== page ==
Yes, the invention of nylon was one of the highlights of the reign of Roman Emperor Domitian (81-96 CE)

  2. Well, this is a disappointment. I was all a-quiver with excitement as I clicked over to bathe in the collective wisdom of Green Screen Annie and Saavy Sarah, but alas my browser instead presented this message:

    Your connection is not secure

    The owner of http://www.discovery.org has configured their web site improperly. To protect your information from being stolen, Firefox has not connected to this web site.

    Alas, I must instead carry on in ignorance…

  3. Derek Freyberg

    I would say the DiscoTute is following in the footsteps of the Twitler in Chief with their fact-free musings, but they’ve been doing this longer than he has (or at least for longer than he has been receiving the amount of publicity he now gets).

  4. So, Annie declares (I’m paraphrasing); “We don’t need no stinkin’ frame shift!” Instead, ID “theory” would postulate that all we need is an invisible all-powerful supernatural designer foreseeing the invention of Nylon and creating bacteria with an enzyme which can then be adapted in a couple of easy steps (probably by the designer) to consume nylon byproducts in a previously foreseen Japanese factory pond. The designer does this for reasons we have yet to discover. Maybe he is fond of the bacteria in that particular pond.

    How is this different than declaring that only a designer can cause a “frame shift,” or that a designer was necessary to create the pre-existing section of DNA modified by the “frame shift?”

    What test does Annie propose to determine whether or not any of these events were the act of her designer or were due to natural causes? Alas, ID is simply an “alternative theory,” invented only to distract and confuse people who might otherwise believe in the actual scientific theory. There is no test that Annie can use to support any statement whatsoever resulting from her alternative theory. Sad.

    Oh, and I heard that operatives from BioLogos wiretapped the phones at the Discovery Institute.

  5. Michael Fugate

    Maybe just maybe the designer doesn’t like blended fabrics – there’s a verse on that someone – too lazy to look it up – and since nylon is used in such garments… What’s next on the designer’s to-do list polyesterase? elastinase?

  6. ” It was easy to convert it to the ability to degrade nylon [by a] step-wise path.”

    Sounds like evolution to me! For IDers evolution is always impossible, except when even they have to admit it happened, in which case it’s trivial!

  7. I would caution Green Screen Annie and Saavy Sarah not to go wading in the nearby pond as they might feel a tingling on their legs as these bacteria start lunching on their nylons! Then again, once the bacteria taste the nylons on their legs, they just might forgo munching any further.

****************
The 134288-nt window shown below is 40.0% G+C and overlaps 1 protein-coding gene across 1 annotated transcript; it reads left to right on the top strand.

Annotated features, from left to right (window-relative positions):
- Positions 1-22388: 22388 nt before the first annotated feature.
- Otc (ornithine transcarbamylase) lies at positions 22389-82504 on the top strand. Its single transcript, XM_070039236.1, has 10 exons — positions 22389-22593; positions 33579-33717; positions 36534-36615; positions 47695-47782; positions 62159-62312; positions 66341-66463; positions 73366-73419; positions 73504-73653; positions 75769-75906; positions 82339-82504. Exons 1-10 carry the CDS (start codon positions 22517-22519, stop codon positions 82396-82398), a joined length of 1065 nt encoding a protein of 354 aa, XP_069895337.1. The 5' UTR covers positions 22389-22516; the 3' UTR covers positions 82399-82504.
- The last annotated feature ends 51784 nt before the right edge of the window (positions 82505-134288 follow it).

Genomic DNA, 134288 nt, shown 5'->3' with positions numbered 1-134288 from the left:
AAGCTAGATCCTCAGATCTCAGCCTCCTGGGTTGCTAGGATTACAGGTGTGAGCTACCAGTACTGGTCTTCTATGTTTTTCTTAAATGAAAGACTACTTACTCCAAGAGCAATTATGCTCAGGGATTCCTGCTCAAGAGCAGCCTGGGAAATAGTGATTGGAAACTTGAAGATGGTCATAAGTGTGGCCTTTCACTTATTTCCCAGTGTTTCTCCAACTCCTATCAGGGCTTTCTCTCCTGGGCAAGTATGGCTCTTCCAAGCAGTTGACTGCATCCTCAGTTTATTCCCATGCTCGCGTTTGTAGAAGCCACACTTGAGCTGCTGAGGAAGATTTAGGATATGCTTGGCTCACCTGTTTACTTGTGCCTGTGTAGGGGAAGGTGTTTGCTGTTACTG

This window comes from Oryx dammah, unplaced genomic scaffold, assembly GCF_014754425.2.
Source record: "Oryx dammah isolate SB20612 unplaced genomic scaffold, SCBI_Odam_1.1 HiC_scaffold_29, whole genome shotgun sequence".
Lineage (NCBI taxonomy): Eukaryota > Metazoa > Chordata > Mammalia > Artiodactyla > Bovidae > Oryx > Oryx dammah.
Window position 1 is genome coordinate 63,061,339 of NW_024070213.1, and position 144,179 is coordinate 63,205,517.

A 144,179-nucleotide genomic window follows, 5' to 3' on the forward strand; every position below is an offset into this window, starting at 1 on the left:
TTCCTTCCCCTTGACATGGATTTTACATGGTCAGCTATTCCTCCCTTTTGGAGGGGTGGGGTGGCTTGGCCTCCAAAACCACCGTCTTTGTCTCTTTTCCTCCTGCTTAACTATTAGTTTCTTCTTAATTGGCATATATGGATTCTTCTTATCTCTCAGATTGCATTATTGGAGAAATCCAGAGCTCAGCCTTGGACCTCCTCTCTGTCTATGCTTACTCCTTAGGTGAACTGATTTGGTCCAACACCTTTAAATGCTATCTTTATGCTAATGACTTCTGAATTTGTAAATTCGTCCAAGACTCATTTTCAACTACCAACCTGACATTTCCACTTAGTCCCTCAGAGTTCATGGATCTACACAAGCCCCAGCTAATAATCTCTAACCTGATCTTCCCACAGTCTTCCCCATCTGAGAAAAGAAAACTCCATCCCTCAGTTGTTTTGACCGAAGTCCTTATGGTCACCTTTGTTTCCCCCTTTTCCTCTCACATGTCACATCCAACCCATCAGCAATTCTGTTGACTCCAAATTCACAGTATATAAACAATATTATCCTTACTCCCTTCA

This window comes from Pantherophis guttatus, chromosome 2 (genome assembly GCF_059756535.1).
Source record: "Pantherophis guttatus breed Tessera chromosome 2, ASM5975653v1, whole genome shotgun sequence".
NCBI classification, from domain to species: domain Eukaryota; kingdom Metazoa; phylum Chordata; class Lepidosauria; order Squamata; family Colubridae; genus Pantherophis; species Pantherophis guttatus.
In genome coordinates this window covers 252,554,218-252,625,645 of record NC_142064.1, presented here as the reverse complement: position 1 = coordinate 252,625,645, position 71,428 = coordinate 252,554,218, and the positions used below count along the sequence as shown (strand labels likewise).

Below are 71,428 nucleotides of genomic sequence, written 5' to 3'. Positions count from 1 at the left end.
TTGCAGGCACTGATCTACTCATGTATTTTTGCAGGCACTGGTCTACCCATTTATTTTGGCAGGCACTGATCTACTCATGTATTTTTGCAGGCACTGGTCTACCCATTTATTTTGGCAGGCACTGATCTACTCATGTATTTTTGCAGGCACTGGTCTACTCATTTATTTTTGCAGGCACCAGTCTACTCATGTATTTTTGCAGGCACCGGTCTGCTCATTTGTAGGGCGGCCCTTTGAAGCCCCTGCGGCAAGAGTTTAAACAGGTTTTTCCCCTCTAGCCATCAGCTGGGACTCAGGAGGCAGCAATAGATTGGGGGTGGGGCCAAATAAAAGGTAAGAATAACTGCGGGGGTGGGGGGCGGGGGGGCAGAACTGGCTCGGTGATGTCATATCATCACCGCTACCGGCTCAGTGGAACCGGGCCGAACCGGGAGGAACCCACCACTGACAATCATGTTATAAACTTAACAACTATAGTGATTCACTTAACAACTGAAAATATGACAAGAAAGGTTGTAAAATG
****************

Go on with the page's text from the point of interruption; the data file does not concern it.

8. Ross Cameron

    You`d think a know-it-all god would insert some forecasting in his book of what was coming up,science-wise. After all, he was big on prophecies in the OT. But, no mention of planes, trains and automobiles. Naught about medicines to defeat his diseases, superior surgery to correct his mistakes in humans, zero about space travel, radiation, gravity—the list is endless. A bit like the apologies that believers keep on spewing.

  9. About half of the world’s biomass consists of bacteria- yet not a beep in the Bible. Radiation and decay, nope. Mass, force and acceleration, not a word.

  10. The most common elements in the natural world are hydrogen and helium, which are not mentioned in the Bible. Nothing about electrons, protons, neutrons. The largest feature on the surface of the Earth is the Pacific Ocean, not a word. There is nothing about the most common real numbers, the irrationals (like the square root of 2, pi, e) and nothing about complex numbers.
    One could read through the Bible and come away with the impression that it was composed by and for peoples of the Ancient Near East.

  11. It may help if one pints out from time to time that Ann Gauger even denied the evolutionary processes she observed in her own experiments

  12. The biblical perspective on change within living things doesn’t require that new information be added to the genome as pond-scum-to-people evolution does. In fact, we expect to see the opposite (loss of genetic information) due to the Curse in Genesis 3. … Observations confirm that mutations overwhelmingly cause a loss of information, not a net gain, as evolution requires.

    Ne the highlighted weasel word. Even conceding (for the sake of discussion) that harmful mutations, which far outnumber beneficial ones, involve a “loss” of information, not all mutations are harmful.

    And of course, not all mutations, harmful or otherwise, do result in “loss” of information: consider gene duplication.

    None of this is arcane. Klinghoffer et al. offer a perfect illustration of the old saying, “There are none so blind as those who will not see.” Not to mention “It is difficult to get a man to understand something when his salary depends on his not understanding it.”

  13. Oops . . . that came out as a weasel phrase instead. But the point stands.

    [*Voice from above*] All fixed.